- Does the proposal limit the scope of the committee’s inquiry process? Some may be concerned by the language in section 8.C.5 that states, “The committee may make inquiries of a church, but shall never attempt to exercise any authority over a church through an investigation or other process that would violate Article IV of the Constitution.” This provision does not limit the scope of how the committee can conduct its inquiry process; nor does it prevent or discourage law enforcement investigations from occurring. Instead, it conveys that, by nature, this committee is not an investigative body while also ensuring that the committee will respect local church autonomy while conducting its inquiry process.
What happens from here?
This proposal will be taken up by the Executive Committee at its meetings in Birmingham and then be presented to the messengers for deliberation and a vote at the annual meeting. This proposal would require approval from the Administrative Committee of the Executive Committee before coming before the full board for approval on Monday, June 10. Upon approval, it would be presented to the messengers on Tuesday, June 11, for deliberation and a vote.
As a bylaw amendment, this proposal would require a two-thirds vote from the messengers to pass. If it passes, the credentials committee would be immediately constituted at the adjournment of the annual meeting. Then, the Credentials Committee would be responsible for developing its own inquiry and administrative processes as it begins to carry out its responsibilities.
What else is happening related to abuse in conjunction with the SBC annual meeting?
In addition to this important Credentials Committee proposal, there are several other significant things happening related to abuse in conjunction with the SBC annual meeting.
- A proposal for a simplified constitutional amendment: A recent Baptist Press report also explains that the Executive Committee will consider and present a simplified version of the constitutional amendment it voted on in February. The updated version eliminates the four criteria specified in the original amendment in order to allow for broader application of the amendment language. The new language states: “The Convention will only deem a church to be in friendly cooperation with the Convention, and sympathetic with its purposes and work (i.e., a ‘cooperating’ church as that term is used in the Convention’s governing documents) which: (4) Does not act in a manner inconsistent with the Convention’s beliefs regarding sexual abuse,” and “(5) Does not act to affirm, approve or endorse discriminatory behavior on the basis of ethnicity.” A constitutional amendment would require a two-thirds approval of messengers at both the 2019 and 2020 SBC annual meetings.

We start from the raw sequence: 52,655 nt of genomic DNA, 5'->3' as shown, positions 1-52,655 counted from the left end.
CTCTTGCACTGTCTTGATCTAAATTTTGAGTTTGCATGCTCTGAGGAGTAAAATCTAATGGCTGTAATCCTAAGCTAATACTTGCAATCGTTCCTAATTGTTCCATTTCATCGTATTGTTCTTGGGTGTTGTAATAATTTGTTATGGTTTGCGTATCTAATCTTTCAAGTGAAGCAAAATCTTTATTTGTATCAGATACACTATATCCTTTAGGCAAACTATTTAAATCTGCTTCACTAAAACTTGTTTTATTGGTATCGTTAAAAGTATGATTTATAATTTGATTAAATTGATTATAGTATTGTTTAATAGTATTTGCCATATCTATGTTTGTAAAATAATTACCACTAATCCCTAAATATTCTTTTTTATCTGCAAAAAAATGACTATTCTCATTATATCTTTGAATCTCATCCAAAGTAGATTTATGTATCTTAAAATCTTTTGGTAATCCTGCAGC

- “Sexual Abuse and the Southern Baptist Convention”: The Sexual Abuse Advisory Group and the ERLC are partnering together to host over 1,000 attendees for a candid conversation about Sexual Abuse and the Southern Baptist Convention. This event, featuring Rachael Denhollander, Beth Moore, Russell Moore, J.D. Greear, and Susan Codone, will cover wide-ranging issues related to the abuse crisis in the SBC.
- Becoming a Church that Cares Well for the Abused curriculum: The new, free video-based curriculum produced by the Sexual Abuse Advisory Group in partnership with LifeWay will debut at the annual meeting. This curriculum is designed to equip churches to care well for abuse survivors.
- Sexual Abuse Advisory Group Report: On Wednesday afternoon, the Sexual Abuse Advisory Group will facilitate a time of prayer and lament as well as issue a report on the subject of Southern Baptist sexual abuse. This report will highlight the ongoing work of the advisory group and look ahead to the future.
(EDITOR’S NOTE – Phillip Bethancourt is executive vice president for the Ethics & Religious Liberty Commission. This article first appeared at ERLC.com. Used by permission.)